THE FIREBIRD/ALEXEI RATMANSKY
June 20, 2012
Saturated comic book colors infiltrate Alexei Ratmansky’s new version of “The Firebird” for American Ballet Theater. Altered from the original created in 1910 by choreographer Michel Fokine and composer Igor Stravinsky, this magical Firebird (Osipova) does not travel solo, instead she belongs to a flock of ruby red avians. In short, when the handsome Ivan (Marcelo Gomes) enters a weird, surreal garden erupting in red tipped octopus tentacles that belch smoke, he catches and releases The Firebird, who grants him her aid and protection in future scrapes.
A born jumper, Osipova’s leaps explode vertically and horizontally, while snapping her arms at sharp angles or excitedly fluttering her limbs. Crisp pointe work juts out of movements that twist upward and downward, referencing contemporary dance as much as ballet.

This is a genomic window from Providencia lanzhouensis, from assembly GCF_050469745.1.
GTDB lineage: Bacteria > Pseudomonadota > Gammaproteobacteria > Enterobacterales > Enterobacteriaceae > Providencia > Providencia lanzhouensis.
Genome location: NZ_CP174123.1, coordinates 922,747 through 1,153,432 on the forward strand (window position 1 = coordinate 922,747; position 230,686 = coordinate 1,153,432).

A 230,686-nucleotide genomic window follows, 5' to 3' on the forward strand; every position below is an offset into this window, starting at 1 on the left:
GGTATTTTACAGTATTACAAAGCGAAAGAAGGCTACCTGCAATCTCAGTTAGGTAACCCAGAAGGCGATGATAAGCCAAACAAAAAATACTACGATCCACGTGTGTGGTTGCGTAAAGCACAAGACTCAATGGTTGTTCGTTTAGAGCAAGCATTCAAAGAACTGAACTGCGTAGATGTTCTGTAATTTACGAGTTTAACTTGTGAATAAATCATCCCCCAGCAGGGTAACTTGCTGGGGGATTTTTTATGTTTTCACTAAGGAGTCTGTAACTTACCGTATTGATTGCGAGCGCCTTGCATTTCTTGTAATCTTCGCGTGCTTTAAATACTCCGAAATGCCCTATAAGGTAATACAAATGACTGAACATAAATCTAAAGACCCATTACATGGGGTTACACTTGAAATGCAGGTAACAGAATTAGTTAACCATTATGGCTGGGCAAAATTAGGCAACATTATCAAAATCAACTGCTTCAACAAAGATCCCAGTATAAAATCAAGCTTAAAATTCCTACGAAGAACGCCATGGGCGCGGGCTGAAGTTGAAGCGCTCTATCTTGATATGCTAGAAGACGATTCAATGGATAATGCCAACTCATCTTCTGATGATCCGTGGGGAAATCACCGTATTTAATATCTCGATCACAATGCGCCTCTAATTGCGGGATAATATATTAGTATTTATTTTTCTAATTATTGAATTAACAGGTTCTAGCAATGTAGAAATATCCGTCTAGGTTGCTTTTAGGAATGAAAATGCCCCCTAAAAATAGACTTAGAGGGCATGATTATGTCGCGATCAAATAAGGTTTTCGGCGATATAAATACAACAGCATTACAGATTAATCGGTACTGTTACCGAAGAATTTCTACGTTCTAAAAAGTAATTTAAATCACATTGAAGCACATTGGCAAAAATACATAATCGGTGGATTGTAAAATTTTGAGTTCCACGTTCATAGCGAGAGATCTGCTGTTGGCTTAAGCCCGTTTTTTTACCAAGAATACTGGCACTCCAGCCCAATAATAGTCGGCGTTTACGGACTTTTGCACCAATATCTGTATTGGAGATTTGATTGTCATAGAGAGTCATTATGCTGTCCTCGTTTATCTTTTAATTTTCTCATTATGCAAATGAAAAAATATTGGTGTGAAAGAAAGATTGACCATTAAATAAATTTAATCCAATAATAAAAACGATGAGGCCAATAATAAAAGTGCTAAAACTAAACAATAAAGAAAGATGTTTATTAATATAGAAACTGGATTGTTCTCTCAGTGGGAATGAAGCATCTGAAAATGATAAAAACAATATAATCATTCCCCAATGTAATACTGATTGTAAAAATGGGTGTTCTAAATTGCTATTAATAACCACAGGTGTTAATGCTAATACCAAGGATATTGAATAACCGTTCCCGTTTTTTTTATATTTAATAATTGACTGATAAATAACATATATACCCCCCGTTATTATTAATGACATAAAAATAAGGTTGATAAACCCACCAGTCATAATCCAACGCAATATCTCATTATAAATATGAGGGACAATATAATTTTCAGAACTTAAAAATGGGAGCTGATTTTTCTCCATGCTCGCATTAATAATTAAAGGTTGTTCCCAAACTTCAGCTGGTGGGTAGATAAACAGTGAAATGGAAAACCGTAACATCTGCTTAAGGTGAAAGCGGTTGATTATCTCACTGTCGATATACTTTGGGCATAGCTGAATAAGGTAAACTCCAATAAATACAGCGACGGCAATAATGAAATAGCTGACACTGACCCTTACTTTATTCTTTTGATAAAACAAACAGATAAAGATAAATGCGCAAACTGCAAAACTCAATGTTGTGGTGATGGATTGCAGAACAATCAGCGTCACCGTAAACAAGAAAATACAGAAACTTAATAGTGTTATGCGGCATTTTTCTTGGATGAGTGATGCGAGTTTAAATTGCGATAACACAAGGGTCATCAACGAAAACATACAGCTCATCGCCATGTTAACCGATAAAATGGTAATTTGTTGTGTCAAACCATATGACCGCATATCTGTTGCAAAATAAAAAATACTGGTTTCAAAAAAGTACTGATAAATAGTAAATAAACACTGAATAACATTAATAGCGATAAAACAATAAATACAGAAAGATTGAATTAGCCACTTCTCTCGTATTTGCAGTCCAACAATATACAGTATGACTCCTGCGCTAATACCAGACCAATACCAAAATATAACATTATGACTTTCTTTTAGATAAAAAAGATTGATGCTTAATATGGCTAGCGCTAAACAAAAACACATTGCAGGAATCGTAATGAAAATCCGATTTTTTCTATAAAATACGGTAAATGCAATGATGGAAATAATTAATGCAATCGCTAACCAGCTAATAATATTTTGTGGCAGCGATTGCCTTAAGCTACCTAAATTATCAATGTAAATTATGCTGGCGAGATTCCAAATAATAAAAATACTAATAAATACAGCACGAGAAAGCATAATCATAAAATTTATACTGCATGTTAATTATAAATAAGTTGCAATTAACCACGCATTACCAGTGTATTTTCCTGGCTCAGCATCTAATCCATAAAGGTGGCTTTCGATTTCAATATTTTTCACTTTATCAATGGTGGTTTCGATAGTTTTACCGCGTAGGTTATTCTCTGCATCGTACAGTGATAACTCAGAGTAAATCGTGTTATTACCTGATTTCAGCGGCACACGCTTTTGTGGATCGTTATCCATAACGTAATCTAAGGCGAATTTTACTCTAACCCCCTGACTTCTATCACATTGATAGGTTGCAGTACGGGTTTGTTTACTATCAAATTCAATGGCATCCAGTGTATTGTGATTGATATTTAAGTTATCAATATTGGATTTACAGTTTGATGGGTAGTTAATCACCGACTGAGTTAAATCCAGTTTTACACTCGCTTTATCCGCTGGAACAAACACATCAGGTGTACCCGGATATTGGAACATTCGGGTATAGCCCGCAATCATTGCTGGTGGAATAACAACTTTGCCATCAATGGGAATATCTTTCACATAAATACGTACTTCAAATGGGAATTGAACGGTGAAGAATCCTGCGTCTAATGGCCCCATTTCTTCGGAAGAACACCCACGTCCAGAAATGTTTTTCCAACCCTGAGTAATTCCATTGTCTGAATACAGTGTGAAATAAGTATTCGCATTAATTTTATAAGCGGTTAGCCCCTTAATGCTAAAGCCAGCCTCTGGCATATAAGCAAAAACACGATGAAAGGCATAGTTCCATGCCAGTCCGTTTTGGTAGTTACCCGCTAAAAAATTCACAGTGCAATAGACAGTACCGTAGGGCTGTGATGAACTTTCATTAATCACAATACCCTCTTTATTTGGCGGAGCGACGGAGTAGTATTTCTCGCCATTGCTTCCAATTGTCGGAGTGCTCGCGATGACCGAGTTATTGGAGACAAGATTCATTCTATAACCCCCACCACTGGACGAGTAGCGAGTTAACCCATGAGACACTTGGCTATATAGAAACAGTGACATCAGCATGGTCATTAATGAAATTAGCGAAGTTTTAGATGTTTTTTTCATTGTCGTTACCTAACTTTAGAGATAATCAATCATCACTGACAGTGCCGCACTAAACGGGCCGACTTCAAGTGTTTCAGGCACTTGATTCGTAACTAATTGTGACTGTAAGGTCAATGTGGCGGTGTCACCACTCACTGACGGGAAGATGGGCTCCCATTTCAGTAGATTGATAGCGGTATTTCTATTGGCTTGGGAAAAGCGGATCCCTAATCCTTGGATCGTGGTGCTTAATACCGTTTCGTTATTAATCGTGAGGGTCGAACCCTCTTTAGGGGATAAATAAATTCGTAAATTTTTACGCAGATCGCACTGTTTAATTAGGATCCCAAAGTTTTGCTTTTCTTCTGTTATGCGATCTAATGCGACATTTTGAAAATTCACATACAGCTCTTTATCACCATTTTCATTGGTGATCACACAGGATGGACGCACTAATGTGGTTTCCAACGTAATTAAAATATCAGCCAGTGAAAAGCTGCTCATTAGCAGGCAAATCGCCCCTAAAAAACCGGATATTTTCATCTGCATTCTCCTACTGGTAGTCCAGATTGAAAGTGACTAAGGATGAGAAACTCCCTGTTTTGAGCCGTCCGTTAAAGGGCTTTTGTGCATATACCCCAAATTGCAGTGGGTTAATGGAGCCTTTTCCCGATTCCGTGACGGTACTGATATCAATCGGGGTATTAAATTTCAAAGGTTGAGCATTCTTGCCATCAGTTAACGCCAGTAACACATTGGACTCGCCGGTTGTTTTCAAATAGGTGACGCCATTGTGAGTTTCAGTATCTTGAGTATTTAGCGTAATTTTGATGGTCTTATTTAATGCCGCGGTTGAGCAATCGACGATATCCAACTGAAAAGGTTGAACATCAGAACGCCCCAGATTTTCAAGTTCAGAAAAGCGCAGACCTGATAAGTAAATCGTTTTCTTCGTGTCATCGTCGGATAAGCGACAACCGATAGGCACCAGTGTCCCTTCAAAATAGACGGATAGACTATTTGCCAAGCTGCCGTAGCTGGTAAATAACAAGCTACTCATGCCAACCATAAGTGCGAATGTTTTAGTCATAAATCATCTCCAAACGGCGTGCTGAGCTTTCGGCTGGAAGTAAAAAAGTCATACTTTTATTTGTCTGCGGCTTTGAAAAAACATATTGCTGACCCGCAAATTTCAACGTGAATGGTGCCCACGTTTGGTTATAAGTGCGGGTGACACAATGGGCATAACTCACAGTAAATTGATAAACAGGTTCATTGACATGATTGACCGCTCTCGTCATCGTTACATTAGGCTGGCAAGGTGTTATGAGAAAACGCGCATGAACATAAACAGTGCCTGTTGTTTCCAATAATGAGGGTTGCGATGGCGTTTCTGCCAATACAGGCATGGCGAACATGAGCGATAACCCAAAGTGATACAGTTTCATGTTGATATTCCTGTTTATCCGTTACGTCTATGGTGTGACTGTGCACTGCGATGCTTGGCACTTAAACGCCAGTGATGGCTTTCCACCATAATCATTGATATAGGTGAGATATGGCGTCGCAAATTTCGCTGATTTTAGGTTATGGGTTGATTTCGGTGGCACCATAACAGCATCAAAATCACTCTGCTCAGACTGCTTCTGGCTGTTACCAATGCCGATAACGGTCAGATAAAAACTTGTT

Bold and passionate, Gomes stretches into long leaps flanking Osipova and furiously getting his hands around a quicksilver dancer. Moving on, Ivan stumbles upon a squad of blonde, big- haired Stepford Wives in emerald green gowns, who move in mindless—and sometimes comical-- unison. One maiden (Simone Messmer) stands out, capturing Ivan’s heart. Enter the wicked sorcerer Kashchei -- a droll, over-the-top David Hallberg. He slinks around, ravenously whirling through the maidens, imperiously pulling up his tall, lean black-clad body over the proceedings. Well matched, Gomes and Hallberg exert equal strength.
Alas, Ivan, with the Firedbird’s help, finds Kashchei’s Kryptonite (an oversized Ostrich egg) and cracks it, ending his spell. The maidens are released, switching from emerald green to virginal white gowns and Ivan unites with his Maiden.
The program also included a strong performance of Christopher Wheeldon’s “Thirteen Diversions” to Benjamin Britten and George Balanchine’s Apollo featuring Maxim Beloserkovsky in the title role. Beloserkovsky’s discreet performance as Apollo suggested he was more man than God.
EYE ON THE ARTS, NY -- Celia Ipiotis